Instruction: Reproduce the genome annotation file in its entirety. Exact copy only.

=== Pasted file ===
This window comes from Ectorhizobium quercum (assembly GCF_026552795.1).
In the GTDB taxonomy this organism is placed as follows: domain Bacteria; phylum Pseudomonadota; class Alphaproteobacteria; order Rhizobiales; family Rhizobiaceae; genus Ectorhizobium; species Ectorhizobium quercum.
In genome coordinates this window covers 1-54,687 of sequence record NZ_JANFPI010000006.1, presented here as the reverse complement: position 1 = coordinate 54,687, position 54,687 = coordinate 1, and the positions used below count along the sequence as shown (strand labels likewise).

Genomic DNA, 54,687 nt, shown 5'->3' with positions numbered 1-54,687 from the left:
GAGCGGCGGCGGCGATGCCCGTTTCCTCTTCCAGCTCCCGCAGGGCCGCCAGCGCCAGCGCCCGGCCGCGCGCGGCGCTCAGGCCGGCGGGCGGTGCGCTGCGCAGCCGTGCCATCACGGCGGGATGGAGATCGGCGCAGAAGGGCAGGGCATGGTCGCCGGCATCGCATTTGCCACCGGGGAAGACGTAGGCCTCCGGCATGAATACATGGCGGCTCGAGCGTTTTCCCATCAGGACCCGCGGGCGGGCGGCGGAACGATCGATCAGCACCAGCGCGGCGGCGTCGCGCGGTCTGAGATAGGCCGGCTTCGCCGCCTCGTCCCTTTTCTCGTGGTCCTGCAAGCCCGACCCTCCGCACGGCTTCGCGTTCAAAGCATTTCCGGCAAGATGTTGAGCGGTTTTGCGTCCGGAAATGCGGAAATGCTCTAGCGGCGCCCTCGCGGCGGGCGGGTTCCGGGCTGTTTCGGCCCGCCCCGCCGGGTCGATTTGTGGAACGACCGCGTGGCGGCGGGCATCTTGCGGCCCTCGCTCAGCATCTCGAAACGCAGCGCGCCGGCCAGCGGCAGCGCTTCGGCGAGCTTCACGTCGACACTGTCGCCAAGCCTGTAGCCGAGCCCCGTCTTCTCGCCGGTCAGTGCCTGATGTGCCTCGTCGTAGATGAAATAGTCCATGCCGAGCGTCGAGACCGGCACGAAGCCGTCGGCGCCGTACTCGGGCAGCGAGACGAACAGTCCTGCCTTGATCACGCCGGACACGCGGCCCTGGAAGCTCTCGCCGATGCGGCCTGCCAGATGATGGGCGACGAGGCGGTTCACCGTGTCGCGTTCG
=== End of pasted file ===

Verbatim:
This window comes from Ectorhizobium quercum (assembly GCF_026552795.1).
In the GTDB taxonomy this organism is placed as follows: domain Bacteria; phylum Pseudomonadota; class Alphaproteobacteria; order Rhizobiales; family Rhizobiaceae; genus Ectorhizobium; species Ectorhizobium quercum.
In genome coordinates this window covers 1-54,687 of sequence record NZ_JANFPI010000006.1, presented here as the reverse complement: position 1 = coordinate 54,687, position 54,687 = coordinate 1, and the positions used below count along the sequence as shown (strand labels likewise).

Genomic DNA, 54,687 nt, shown 5'->3' with positions numbered 1-54,687 from the left:
GAGCGGCGGCGGCGATGCCCGTTTCCTCTTCCAGCTCCCGCAGGGCCGCCAGCGCCAGCGCCCGGCCGCGCGCGGCGCTCAGGCCGGCGGGCGGTGCGCTGCGCAGCCGTGCCATCACGGCGGGATGGAGATCGGCGCAGAAGGGCAGGGCATGGTCGCCGGCATCGCATTTGCCACCGGGGAAGACGTAGGCCTCCGGCATGAATACATGGCGGCTCGAGCGTTTTCCCATCAGGACCCGCGGGCGGGCGGCGGAACGATCGATCAGCACCAGCGCGGCGGCGTCGCGCGGTCTGAGATAGGCCGGCTTCGCCGCCTCGTCCCTTTTCTCGTGGTCCTGCAAGCCCGACCCTCCGCACGGCTTCGCGTTCAAAGCATTTCCGGCAAGATGTTGAGCGGTTTTGCGTCCGGAAATGCGGAAATGCTCTAGCGGCGCCCTCGCGGCGGGCGGGTTCCGGGCTGTTTCGGCCCGCCCCGCCGGGTCGATTTGTGGAACGACCGCGTGGCGGCGGGCATCTTGCGGCCCTCGCTCAGCATCTCGAAACGCAGCGCGCCGGCCAGCGGCAGCGCTTCGGCGAGCTTCACGTCGACACTGTCGCCAAGCCTGTAGCCGAGCCCCGTCTTCTCGCCGGTCAGTGCCTGATGTGCCTCGTCGTAGATGAAATAGTCCATGCCGAGCGTCGAGACCGGCACGAAGCCGTCGGCGCCGTACTCGGGCAGCGAGACGAACAGTCCTGCCTTGATCACGCCGGACACGCGGCCCTGGAAGCTCTCGCCGATGCGGCCTGCCAGATGATGGGCGACGAGGCGGTTCACCGTGTCGCGTTCG